Prior to the Summer Budget, pension input periods didn’t have to align with the tax year. This potentially allowed the timing of contributions to be manipulated to determine which tax year they fell into for annual allowance purposes. On July 8th, all input periods were “closed”, and the Chancellor created a special transitional arrangement for 2015/16, by way of “pre and post alignment tax years”.
The pre-alignment tax year runs from 6th April 2015 to 8th July 2015, and the pension input limit for this period is £80,000. The post-alignment tax year runs from 9th July 2015 to 5th April 2016, with a “NIL” allowance; however you can carry forward up to £40,000 unused allowance from the pre-alignment tax year.
This is all very confusing to most people, but it means that some clients who have made contributions in the first period will have up to £40,000 allowance remaining for this tax year.
You will also potentially be able to use your carry forward allowances from the last 3 tax years, but remember the 2012/13 allowance, which was a more generous £50,000, will disappear on April 6th.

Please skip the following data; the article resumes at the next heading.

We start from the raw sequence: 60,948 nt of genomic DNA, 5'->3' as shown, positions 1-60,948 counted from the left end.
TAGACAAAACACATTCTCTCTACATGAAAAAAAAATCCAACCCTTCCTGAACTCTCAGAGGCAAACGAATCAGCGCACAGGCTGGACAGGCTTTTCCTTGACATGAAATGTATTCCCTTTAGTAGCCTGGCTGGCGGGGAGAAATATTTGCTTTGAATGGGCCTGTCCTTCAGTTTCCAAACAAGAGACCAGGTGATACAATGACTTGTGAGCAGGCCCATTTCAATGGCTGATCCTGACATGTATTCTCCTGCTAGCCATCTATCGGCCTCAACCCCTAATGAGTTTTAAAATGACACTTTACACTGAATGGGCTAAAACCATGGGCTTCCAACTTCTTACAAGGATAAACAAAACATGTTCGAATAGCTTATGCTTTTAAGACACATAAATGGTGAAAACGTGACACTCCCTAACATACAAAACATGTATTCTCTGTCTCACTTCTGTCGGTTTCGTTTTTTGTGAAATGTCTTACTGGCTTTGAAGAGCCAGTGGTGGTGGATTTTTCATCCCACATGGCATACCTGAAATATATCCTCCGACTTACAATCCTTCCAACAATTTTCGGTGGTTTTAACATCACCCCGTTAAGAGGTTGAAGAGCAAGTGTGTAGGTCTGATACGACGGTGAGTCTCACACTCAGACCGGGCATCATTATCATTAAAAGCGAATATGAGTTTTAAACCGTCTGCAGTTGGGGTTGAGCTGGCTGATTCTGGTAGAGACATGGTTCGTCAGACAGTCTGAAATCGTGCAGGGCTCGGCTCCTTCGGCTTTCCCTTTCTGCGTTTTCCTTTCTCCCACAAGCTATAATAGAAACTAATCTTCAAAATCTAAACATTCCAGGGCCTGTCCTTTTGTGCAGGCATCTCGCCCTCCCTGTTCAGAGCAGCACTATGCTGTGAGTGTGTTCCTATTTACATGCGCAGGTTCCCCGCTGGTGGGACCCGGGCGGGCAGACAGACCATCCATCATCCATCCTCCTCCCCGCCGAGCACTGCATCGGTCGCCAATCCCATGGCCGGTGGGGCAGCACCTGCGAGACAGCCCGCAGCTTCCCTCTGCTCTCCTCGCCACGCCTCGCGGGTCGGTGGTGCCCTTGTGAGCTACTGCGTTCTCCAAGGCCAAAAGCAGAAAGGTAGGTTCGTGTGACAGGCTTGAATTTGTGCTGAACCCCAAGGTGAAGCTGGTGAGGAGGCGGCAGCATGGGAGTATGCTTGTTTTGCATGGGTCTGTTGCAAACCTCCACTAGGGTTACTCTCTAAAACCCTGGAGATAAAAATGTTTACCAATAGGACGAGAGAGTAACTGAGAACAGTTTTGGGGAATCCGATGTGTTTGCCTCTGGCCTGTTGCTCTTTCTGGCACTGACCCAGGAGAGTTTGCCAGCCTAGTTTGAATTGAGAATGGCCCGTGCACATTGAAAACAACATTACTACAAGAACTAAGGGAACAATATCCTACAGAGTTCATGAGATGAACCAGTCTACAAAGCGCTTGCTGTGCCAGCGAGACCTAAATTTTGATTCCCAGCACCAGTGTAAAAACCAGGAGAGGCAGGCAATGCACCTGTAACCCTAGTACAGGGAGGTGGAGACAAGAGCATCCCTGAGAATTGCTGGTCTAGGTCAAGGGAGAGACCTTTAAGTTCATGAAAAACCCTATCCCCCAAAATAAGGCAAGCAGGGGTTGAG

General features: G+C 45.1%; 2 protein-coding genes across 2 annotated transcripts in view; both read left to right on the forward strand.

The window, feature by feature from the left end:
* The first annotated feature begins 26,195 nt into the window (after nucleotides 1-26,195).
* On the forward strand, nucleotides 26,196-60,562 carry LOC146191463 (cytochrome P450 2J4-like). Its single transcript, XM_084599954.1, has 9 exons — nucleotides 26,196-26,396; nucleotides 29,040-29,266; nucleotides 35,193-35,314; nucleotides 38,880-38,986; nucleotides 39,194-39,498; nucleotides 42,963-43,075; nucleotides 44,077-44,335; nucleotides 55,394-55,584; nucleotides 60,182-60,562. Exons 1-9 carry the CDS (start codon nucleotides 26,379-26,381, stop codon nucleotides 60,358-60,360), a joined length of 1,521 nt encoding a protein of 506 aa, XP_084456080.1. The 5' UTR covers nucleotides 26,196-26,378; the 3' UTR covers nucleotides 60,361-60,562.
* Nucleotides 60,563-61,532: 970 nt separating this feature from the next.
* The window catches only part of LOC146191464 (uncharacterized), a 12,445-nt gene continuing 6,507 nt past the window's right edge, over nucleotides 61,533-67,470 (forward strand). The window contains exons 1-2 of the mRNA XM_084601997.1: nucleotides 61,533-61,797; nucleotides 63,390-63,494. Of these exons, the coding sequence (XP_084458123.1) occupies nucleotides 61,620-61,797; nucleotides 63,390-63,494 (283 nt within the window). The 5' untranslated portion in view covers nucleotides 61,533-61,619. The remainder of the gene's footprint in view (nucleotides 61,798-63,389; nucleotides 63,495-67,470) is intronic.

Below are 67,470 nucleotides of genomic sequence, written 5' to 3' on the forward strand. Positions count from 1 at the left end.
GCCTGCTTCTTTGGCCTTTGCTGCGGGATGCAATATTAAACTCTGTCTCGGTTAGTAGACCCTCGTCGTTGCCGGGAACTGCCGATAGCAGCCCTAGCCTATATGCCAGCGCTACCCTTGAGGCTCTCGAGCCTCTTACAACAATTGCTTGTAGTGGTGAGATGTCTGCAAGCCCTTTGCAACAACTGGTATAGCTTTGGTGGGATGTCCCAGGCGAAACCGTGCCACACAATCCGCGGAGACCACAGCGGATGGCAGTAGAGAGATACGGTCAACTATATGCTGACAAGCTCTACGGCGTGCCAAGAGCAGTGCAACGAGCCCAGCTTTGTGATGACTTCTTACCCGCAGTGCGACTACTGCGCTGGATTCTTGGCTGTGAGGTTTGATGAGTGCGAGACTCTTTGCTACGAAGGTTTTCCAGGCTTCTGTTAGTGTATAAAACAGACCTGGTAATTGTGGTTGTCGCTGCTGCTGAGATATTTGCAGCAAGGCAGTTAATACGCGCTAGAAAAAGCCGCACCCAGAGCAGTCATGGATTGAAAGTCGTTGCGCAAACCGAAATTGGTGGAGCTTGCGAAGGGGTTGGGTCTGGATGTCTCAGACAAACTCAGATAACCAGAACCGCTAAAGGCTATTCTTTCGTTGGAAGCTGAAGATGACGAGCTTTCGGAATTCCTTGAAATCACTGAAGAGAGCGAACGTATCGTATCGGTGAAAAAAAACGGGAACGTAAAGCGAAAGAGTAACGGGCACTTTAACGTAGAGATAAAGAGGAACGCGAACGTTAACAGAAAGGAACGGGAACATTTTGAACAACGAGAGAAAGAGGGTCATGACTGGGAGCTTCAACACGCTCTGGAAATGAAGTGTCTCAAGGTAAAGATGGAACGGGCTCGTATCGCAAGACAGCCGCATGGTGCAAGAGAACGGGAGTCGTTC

• Reduced allowance for high earners
If you are a “high earner” you won’t be able to get as much tax relief on pensions after April 5th:
However, “earnings” also includes other taxable income such as savings income as well as pension contributions (including those paid by your employer). So you could be affected even if your earnings are lower than the above suggests. This is because the concept of “adjusted” and “threshold” income is introduced. Here’s an example:
Matthew earns £146,000 in 2016/2017. He also benefits from a 5% matched employer pension contribution to a group personal pension in the tax year.
Matthew’s “adjusted” income for the year is his income plus the *employer contribution: